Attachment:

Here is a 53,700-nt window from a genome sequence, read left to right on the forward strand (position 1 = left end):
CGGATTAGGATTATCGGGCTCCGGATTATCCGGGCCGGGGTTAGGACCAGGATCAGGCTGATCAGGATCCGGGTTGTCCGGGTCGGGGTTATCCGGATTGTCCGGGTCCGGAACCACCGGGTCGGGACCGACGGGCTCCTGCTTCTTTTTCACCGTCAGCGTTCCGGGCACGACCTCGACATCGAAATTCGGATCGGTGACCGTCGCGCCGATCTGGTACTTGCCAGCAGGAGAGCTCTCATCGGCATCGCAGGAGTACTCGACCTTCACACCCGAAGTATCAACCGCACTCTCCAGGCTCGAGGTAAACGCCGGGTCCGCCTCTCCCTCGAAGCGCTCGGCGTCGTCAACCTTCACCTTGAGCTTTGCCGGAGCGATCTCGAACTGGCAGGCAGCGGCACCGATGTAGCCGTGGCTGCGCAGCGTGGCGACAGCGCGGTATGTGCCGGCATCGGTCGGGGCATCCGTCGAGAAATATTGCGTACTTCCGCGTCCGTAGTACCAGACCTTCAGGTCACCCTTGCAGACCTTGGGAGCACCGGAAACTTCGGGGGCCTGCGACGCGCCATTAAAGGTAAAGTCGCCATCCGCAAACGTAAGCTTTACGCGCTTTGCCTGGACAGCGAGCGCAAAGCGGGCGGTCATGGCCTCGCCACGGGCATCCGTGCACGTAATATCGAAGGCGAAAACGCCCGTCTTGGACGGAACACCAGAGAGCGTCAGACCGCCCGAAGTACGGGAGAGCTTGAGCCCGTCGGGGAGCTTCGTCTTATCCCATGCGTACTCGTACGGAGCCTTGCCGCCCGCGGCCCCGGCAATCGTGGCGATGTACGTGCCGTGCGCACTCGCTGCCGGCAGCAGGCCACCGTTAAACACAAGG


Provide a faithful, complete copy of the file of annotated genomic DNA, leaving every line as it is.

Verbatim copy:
Here is a 53,700-nt window from a genome sequence, read left to right on the forward strand (position 1 = left end):
CGGATTAGGATTATCGGGCTCCGGATTATCCGGGCCGGGGTTAGGACCAGGATCAGGCTGATCAGGATCCGGGTTGTCCGGGTCGGGGTTATCCGGATTGTCCGGGTCCGGAACCACCGGGTCGGGACCGACGGGCTCCTGCTTCTTTTTCACCGTCAGCGTTCCGGGCACGACCTCGACATCGAAATTCGGATCGGTGACCGTCGCGCCGATCTGGTACTTGCCAGCAGGAGAGCTCTCATCGGCATCGCAGGAGTACTCGACCTTCACACCCGAAGTATCAACCGCACTCTCCAGGCTCGAGGTAAACGCCGGGTCCGCCTCTCCCTCGAAGCGCTCGGCGTCGTCAACCTTCACCTTGAGCTTTGCCGGAGCGATCTCGAACTGGCAGGCAGCGGCACCGATGTAGCCGTGGCTGCGCAGCGTGGCGACAGCGCGGTATGTGCCGGCATCGGTCGGGGCATCCGTCGAGAAATATTGCGTACTTCCGCGTCCGTAGTACCAGACCTTCAGGTCACCCTTGCAGACCTTGGGAGCACCGGAAACTTCGGGGGCCTGCGACGCGCCATTAAAGGTAAAGTCGCCATCCGCAAACGTAAGCTTTACGCGCTTTGCCTGGACAGCGAGCGCAAAGCGGGCGGTCATGGCCTCGCCACGGGCATCCGTGCACGTAATATCGAAGGCGAAAACGCCCGTCTTGGACGGAACACCAGAGAGCGTCAGACCGCCCGAAGTACGGGAGAGCTTGAGCCCGTCGGGGAGCTTCGTCTTATCCCATGCGTACTCGTACGGAGCCTTGCCGCCCGCGGCCCCGGCAATCGTGGCGATGTACGTGCCGTGCGCACTCGCTGCCGGCAGCAGGCCACCGTTAAACACAAGG